5. Device makers will shift from selling devices to bundling devices as a part of service delivery. See the Apple subscription story above for an example. Tech Republic

dis-rup-shun: As stated before, IOT has an ROI problem and the exciting news about the future will be examples of IOT making or saving money. Of Forrester’s predictions, improving logistics efficiencies in trucks, or anything that carries paid freight will be a great example of the tangible value of connecting things. Let’s hope that 2020 brings a number of strong examples of IOT making a difference to the bottom lines of industries that have connected their assets.

Is Apple entering smart home?

Is Apple getting serious about smart home?

CNET states that so far, Apple has missed smart home opportunities, but cites job openings for 15 Homekit developers as a signal that things may be changing. To win, the company should build a low cost entry-level version of its HomePod smart speaker, should build a camera that is better than the armada of imperfect offerings in market, and should differentiate both products with its superior stance on data privacy.

dis-rup-shun: If Apple would offer some really well designed Apple-like smart home products, like cameras, locks and smart speakers, they would likely smoke those products on the market today. Why have they (or are they) waiting? Perhaps Apple has been waiting to watch the adoption numbers increase for smart products, and perhaps they have been letting Nest, Ring and Echo raise awareness for new categories until they can offer a “category killer” line of products. In the world of smart home products, one in which continuous improvement has been evident, there is still plenty of room for better user experiences, and we can hope Apple will oblige.

Google acquisition of Fitbit worth $2.1 billion

Google made their acquisition plans for Fitbit official. The company stated that Fitbit will be an important addition to its Wear OS wearable family of technologies, and will help the company realize its ambient computing plans — surrounding a person in all places with access to information (and data collection by Google). The company currently licenses its Wear OS technology to watch makers such as Fossil, but does not make a watch. CNBC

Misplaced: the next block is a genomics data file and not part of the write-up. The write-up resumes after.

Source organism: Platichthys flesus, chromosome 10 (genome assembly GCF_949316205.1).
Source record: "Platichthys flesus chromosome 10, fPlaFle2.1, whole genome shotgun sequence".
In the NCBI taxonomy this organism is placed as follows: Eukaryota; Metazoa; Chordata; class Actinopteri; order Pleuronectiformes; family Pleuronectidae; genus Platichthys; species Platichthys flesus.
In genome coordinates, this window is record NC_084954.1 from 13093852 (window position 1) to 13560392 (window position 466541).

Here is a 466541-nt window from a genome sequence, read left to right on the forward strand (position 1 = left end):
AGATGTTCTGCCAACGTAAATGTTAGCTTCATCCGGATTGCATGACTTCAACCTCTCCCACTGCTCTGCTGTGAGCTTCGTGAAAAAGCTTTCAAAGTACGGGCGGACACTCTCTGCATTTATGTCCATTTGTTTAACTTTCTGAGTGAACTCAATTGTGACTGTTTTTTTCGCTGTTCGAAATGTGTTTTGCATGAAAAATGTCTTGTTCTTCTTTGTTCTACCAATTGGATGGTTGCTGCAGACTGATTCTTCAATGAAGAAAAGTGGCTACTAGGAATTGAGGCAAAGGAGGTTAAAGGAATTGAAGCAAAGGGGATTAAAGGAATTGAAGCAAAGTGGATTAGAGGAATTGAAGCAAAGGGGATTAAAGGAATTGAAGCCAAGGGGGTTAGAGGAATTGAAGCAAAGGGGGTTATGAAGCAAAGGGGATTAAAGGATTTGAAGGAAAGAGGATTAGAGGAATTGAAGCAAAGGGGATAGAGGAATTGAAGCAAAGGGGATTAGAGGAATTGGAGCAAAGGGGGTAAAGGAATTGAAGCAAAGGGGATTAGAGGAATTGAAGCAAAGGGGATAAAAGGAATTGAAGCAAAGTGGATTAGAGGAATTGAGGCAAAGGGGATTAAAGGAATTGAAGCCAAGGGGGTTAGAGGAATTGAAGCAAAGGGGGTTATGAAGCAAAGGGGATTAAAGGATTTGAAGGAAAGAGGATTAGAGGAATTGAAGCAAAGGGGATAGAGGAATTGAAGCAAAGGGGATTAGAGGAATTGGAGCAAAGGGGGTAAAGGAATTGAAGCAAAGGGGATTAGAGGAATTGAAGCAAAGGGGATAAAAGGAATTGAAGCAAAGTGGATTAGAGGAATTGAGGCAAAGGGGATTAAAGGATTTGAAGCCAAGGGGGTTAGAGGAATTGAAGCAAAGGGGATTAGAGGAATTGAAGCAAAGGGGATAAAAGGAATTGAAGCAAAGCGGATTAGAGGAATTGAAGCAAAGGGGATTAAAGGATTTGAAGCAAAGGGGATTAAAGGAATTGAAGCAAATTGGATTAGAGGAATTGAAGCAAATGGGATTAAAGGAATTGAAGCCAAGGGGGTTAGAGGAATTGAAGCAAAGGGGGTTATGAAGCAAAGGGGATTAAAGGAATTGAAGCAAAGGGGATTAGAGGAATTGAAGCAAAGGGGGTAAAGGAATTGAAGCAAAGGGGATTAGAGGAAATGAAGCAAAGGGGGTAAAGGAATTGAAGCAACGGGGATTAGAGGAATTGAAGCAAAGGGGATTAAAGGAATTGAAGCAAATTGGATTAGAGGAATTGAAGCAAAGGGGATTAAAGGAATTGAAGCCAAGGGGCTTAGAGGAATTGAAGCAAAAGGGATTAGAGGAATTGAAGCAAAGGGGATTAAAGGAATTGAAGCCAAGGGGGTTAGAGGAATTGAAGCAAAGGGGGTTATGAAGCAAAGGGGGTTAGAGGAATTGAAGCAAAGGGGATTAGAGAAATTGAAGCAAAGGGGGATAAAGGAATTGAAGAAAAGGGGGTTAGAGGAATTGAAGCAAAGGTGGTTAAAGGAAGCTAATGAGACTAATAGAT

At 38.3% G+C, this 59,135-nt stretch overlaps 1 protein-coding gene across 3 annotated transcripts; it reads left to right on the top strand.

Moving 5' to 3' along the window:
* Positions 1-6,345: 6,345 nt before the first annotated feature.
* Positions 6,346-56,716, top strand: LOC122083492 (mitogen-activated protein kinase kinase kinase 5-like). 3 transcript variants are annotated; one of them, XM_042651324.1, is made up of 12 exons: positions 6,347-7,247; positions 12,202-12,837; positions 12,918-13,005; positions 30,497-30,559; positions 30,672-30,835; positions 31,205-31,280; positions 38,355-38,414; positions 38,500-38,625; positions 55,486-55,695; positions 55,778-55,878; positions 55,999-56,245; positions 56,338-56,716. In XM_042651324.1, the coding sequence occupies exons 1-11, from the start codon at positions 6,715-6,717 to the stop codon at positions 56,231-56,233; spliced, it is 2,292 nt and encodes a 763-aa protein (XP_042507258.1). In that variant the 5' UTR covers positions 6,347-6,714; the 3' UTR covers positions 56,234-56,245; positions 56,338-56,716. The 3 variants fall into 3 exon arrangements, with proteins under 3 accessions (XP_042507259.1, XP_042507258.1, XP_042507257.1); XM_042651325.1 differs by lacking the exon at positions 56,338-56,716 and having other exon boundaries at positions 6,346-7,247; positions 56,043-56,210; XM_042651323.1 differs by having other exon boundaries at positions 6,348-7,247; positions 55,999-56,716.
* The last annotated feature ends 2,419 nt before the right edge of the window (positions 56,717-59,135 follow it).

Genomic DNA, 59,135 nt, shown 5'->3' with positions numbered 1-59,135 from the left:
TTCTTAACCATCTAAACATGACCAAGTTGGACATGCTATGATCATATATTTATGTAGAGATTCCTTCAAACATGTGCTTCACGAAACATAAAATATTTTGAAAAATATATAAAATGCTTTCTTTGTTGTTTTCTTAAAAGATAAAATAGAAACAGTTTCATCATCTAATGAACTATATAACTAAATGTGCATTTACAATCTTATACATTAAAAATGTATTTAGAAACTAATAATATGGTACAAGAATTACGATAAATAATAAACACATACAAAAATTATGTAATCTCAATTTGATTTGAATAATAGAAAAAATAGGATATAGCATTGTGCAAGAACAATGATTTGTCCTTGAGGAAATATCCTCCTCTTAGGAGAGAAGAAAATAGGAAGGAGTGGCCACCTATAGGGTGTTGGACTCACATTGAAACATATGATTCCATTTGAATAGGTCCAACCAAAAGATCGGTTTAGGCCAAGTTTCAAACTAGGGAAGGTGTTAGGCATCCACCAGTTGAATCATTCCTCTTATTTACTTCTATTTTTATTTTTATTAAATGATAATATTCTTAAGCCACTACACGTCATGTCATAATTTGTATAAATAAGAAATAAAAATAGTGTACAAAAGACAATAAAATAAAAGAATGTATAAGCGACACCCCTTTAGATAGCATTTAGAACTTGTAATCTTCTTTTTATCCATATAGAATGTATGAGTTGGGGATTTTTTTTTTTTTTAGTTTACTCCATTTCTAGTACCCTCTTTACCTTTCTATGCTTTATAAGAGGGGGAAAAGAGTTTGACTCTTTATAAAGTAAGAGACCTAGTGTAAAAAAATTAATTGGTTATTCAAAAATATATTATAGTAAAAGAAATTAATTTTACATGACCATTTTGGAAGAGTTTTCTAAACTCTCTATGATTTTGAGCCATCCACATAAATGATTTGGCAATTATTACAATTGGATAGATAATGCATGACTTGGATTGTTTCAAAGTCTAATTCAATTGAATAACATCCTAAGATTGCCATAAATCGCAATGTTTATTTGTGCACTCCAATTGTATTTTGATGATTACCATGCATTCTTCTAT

dis-rup-shun: Hardware is a tough business, especially living in the shadow of Apple. To the founders and investors of Fitbit, congratulations for hanging in there and making it to your pay day. For Google, this signals that the company is “all in” on hardware and will not be intimidated by its third class status in smartphones (Pixel) and its distant second place in smart speakers. The company’s device strategy has been a bit shaky and the integration of Nest has been bumpy, but Google is signaling that it is ramping up its hardware business. Like Microsoft offering Surface and competing with its biggest customers (Dell, HP, Lenovo), Google is now competing with its best Wear OS customer — Fossil — but going up against Apple will take serious financial firepower and Google has it.

Inne creates home hormone sensor

Berlin-based start up Inne has received Series A funding to further develop its compact saliva-reading hormone analyzer. The device is the latest among many designed for women’s health — providing daily updates on hormone levels to assist in tracking health, menstrual cycles, and to aid in timing for conception. The device sends data to a smartphone app for easy analysis. The company has completed CE certification in Europe and has applied for FDA approval in the U.S. TechCrunch